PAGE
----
The Day I was a Magpie

With May came the sun
a gentle collision of a warm front
moving north, stooping light
filtered through a vase
banishing that most
unforgiving of springs.

Confined to my bed for a time
my world was a wallpaper pattern
appearing to me in my delirium
like an army of identical prints
of old Mother Shipton in grotesque profile
fanning the flames of a nightmare
populated by spacecraft and murdered presidents.

Mid morning, a visitor, unheralded
alighted at my open window
sunlit lustre on cerulean
hooded in black, caped in white
rakish bandit, avid-eyed swindler
with head atilt, I swear he smiled
as, crafty pickpocket, he stole my sickness.

Through my ebbing fever
I croaked the traditional greeting
to guard against ill luck.
‘Good morning Mr Magpie
how is your wife today?’
Gazing, mute, sly, angled smile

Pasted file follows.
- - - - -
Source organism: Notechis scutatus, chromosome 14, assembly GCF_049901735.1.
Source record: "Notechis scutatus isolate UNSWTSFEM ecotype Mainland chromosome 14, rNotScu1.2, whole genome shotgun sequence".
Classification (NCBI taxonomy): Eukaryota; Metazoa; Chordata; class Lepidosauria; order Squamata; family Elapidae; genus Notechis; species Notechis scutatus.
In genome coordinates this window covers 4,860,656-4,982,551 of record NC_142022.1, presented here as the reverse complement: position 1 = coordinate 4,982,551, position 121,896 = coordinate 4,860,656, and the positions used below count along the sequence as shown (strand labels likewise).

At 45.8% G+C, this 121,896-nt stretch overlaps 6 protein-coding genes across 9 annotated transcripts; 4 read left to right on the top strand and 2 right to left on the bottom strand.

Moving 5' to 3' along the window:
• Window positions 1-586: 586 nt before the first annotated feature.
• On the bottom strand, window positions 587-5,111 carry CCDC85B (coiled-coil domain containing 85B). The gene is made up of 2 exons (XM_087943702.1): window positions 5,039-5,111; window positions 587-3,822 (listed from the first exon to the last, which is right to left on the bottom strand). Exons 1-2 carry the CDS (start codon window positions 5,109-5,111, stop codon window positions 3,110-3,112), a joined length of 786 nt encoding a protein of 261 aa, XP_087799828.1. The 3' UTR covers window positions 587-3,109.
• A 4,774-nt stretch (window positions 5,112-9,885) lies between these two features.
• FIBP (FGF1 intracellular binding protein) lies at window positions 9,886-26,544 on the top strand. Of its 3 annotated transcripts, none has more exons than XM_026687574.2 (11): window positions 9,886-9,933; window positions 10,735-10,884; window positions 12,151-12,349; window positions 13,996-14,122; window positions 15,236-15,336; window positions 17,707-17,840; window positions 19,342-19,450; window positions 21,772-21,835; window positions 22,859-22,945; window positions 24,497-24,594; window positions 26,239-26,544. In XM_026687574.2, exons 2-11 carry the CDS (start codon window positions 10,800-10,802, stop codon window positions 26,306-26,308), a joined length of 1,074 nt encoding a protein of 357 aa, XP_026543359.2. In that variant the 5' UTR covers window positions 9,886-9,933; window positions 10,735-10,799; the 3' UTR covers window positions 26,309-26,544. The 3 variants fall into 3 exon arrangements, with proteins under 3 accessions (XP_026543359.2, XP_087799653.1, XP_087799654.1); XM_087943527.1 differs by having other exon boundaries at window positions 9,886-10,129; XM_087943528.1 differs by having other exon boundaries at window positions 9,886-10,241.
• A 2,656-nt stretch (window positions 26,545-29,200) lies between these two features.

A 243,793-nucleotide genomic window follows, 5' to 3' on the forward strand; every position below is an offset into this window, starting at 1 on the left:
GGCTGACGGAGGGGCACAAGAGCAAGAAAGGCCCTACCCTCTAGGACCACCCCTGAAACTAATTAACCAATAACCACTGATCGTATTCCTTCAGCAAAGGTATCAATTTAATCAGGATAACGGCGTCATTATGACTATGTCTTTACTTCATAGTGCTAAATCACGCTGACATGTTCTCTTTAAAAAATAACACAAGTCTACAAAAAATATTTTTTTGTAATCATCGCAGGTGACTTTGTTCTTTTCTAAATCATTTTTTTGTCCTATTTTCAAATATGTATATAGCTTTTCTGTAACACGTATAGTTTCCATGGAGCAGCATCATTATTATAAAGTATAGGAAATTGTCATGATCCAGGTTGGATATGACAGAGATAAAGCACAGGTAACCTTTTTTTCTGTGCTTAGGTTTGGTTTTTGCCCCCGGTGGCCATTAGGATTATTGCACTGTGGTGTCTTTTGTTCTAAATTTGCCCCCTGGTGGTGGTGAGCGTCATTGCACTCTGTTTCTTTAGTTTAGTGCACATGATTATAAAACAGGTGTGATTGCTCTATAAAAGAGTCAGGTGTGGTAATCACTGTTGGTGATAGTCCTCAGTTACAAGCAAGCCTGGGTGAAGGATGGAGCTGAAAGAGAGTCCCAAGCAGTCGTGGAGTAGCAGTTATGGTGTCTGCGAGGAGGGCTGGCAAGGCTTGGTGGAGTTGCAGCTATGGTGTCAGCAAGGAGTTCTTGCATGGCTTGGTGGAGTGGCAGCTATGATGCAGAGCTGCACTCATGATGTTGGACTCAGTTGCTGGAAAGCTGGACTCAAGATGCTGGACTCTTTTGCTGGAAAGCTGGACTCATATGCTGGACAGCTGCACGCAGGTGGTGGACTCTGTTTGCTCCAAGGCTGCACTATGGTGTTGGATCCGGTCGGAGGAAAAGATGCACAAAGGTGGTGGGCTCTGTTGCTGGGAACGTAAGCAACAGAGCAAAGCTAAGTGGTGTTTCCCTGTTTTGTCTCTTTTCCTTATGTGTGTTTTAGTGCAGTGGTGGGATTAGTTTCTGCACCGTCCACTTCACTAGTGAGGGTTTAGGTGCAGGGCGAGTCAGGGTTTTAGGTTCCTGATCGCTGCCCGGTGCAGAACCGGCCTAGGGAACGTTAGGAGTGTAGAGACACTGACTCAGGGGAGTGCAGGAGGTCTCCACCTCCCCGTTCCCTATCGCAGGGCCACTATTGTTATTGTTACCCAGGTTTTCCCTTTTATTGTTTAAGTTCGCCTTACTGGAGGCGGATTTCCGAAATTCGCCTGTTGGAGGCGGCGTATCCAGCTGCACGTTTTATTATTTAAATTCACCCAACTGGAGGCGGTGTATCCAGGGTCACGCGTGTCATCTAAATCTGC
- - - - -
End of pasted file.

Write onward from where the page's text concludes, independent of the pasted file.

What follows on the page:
he did not croak back.

Imagining him slighted
a thief in the night
I raided my mother’s hoard
of gold, diamond, ruby, amethyst
fair recompense for a kindness rendered
and arrayed the jewels carefully
on the windowsill
a sparkling trinket tribute.

Later my grandmother came to stay
declared, ‘He’s wasting away,’
and fed me for a month
on sirloin steak and sips
of black, treacly stout.

9 thoughts on “The Day I was a Magpie

Leave a Reply

Fill in your details below or click an icon to log in: Logo

You are commenting using your account. Log Out /  Change )

Google photo

You are commenting using your Google account. Log Out /  Change )

Twitter picture

You are commenting using your Twitter account. Log Out /  Change )

Facebook photo

You are commenting using your Facebook account. Log Out /  Change )

Connecting to %s